Critical Conversations: Ecologies

Wednesday February 1, 2023
3:00 PM - 5:00 PM
Buchanan Tower 323

We are delighted to welcome you to the second instalment of Critical Conversations on 1st February 2023. Critical Conversations is a faculty research series supported by the UBC Department of English Language and Literatures and the UBC English Graduate Student Caucus to foster conversations across fields and periodization between students, faculty, and the UBC community. The events are open to all and feature brief talks on a critical topic based on the speakers’ wide-ranging research expertise and interests.

The prompt for the second event is “Ecologies” to be freely interpreted by the speakers. The event will begin with 10-minute talks followed by a Q&A session. Register to attend in-person at BuTo 323 or online via Zoom. Light refreshments will be available in-person.

Organized by Dr. Jeffrey Severs and Fiana Kawane.


Dr. Robert Rouse

Robert Rouse’s research focuses on Arthurian and non-Arthurian medieval romance, historiography, English national identity, saracens and other medieval others, the law, the medieval erotic, the medieval geographical imagination, TV medievalism (including A Game of Thrones), digital medievalism, and ecocritical approaches to premodern texts. Currently, he is completing a monograph on the Medieval Geographical Imagination. He has been a Visiting Fellow at Clare Hall, Cambridge, a Visiting Fellow in the Culture and Politics of the Transregional at The Centre for Research in the Arts, Social Sciences and Humanities (CRASSH) at Cambridge, and a Slater Visiting Fellow at University College, University of Durham.

Dr. Kavita Philip

Kavita Philip is President’s Excellence Chair in Network Cultures and Professor in the Department of English Language and Literatures. She is author of Civilizing Natures (Rutgers University Press), and co-editor of five volumes curating interdisciplinary work in radical history, political science, art, activism, gender, technology studies, and public policy. Her work is in conversation with academic research, science and technology policy, social movements, and advocacy groups. Her research foci include British colonial environmental history, tactical media, and decolonizing computing.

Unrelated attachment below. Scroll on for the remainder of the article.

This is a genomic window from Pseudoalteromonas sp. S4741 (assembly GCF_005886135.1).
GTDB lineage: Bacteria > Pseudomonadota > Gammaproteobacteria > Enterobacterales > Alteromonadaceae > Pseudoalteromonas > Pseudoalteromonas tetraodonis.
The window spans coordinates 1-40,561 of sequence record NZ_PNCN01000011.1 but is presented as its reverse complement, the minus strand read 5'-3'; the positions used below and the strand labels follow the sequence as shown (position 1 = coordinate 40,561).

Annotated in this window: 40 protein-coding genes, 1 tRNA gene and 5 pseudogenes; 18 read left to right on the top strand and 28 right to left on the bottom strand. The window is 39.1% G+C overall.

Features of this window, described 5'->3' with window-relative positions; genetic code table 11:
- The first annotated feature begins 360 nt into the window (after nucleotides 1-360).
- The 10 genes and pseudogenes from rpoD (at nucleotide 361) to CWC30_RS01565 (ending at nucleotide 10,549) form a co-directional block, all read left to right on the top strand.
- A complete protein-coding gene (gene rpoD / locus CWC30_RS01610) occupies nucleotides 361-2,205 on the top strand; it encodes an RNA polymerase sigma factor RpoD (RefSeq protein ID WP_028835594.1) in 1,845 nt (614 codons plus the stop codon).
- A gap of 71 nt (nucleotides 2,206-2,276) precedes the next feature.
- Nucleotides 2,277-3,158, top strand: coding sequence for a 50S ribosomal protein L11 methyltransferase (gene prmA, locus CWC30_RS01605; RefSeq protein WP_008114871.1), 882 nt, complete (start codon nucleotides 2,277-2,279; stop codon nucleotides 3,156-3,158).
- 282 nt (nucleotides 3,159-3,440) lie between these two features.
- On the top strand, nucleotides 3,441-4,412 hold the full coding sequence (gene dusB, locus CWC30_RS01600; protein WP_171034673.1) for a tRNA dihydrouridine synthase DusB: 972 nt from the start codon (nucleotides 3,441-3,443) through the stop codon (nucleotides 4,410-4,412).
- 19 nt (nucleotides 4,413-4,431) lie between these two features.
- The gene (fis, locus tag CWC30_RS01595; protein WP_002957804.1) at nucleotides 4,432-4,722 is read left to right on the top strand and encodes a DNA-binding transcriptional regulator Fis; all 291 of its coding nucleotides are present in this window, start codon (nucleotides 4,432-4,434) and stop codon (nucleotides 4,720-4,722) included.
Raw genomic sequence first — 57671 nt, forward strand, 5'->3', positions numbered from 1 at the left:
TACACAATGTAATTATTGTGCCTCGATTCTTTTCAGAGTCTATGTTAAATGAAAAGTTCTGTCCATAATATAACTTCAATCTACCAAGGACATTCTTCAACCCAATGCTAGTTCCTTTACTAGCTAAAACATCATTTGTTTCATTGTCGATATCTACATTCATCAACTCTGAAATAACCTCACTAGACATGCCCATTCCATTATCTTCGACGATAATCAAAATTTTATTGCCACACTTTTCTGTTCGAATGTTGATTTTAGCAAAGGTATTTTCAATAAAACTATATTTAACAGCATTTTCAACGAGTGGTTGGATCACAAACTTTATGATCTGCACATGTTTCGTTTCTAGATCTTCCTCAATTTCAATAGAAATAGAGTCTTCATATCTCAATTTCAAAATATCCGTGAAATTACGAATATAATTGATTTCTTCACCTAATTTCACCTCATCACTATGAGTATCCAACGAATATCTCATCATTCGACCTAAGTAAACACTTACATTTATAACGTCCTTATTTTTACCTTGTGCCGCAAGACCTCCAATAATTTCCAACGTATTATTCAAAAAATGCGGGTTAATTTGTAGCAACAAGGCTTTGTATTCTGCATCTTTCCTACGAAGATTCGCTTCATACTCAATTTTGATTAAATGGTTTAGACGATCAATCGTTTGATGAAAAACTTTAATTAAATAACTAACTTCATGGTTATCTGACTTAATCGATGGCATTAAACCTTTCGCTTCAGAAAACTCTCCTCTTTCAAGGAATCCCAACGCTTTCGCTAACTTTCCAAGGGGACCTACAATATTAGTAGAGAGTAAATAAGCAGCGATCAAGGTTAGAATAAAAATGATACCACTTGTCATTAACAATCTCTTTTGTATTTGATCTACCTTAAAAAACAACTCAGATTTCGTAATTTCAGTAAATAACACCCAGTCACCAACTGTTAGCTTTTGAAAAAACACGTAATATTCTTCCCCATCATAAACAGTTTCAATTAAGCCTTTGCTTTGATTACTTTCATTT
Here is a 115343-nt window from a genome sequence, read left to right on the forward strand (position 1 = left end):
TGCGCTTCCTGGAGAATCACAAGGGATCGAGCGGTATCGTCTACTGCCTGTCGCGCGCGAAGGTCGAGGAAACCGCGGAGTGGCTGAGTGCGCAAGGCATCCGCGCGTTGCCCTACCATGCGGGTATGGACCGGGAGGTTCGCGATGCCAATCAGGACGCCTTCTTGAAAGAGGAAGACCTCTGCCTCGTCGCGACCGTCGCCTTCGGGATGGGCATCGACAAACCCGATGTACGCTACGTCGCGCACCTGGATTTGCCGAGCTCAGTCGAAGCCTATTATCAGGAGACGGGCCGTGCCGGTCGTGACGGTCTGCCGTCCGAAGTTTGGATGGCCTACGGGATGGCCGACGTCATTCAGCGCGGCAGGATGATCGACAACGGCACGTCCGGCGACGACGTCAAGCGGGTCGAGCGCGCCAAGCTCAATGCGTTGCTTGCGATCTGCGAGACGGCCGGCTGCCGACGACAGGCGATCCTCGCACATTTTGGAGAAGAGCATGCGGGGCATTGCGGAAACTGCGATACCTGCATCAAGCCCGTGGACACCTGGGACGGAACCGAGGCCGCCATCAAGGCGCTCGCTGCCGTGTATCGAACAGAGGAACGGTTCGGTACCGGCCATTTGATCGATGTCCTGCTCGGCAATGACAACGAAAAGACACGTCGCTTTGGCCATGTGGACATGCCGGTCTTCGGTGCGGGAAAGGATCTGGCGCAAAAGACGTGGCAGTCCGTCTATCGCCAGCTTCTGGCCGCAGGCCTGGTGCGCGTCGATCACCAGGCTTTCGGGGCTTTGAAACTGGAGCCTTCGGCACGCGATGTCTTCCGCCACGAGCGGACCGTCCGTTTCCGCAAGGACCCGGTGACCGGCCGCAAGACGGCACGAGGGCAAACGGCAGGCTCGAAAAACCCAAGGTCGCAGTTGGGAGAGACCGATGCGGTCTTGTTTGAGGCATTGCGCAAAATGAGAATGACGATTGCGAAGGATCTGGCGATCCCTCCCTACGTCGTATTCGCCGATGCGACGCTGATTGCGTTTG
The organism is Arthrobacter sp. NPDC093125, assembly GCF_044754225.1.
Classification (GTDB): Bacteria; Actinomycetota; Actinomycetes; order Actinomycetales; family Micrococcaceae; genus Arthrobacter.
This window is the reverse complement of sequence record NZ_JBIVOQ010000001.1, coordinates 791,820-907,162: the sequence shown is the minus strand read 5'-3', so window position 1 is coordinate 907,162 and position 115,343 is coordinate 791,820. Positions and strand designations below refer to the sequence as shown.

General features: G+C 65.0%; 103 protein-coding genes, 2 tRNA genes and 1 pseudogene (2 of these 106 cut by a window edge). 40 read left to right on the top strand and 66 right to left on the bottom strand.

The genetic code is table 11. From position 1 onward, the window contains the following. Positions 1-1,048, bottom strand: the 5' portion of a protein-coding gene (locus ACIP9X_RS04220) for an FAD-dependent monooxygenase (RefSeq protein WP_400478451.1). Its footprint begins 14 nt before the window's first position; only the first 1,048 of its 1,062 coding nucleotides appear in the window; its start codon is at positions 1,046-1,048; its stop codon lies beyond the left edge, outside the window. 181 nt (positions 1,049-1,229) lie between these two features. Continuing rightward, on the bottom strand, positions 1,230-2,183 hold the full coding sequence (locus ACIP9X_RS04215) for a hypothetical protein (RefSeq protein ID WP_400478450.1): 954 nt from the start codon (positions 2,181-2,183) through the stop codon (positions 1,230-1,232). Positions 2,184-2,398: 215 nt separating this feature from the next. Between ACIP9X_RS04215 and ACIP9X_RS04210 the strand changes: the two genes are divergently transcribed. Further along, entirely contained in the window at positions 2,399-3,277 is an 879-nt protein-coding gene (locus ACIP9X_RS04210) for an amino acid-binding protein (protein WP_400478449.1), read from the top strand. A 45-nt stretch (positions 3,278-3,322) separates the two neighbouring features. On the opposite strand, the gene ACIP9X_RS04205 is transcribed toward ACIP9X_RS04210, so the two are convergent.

Dr. Elise Stickles

Elise Stickles studies conceptual metaphor theory and embodied construction grammar approaches to syntax and lexical semantics. She focuses on multimodal metaphoric constructions, comprising both linguistic and gestural content, in order to understand how our interaction with and perception of space influences our language, and in turn how our language use reflects and construes how we think about spatial relationships and events. Her major research projects include MetaNet, a “big data” approach to identifying and analyzing metaphoric language in large text corpora, and Multimodal Embodied Construction Grammar, a theoretical framework for incorporating gestural and other non-verbal communicative content into the representation of linguistic form and meaning.


Leah Alfred-Olmedo (she/her) is a member of the ‘Na̱mg̱is First Nation and from Canada. She is currently a second year MA student in Literature in English. Though she is happily fathoming the field, her research interests tend toward Indigenous literatures and monster studies.

Sarah-Nelle Jackson (they/she) is a PhD candidate and UBC Public Scholar in English Language and Literatures. She draws on philology, ecocriticism, critical Indigenous legal scholarship, and video game studies to explore early notions of “environment” in Middle English accounts of imperial failure and crises of human–nonhuman governance.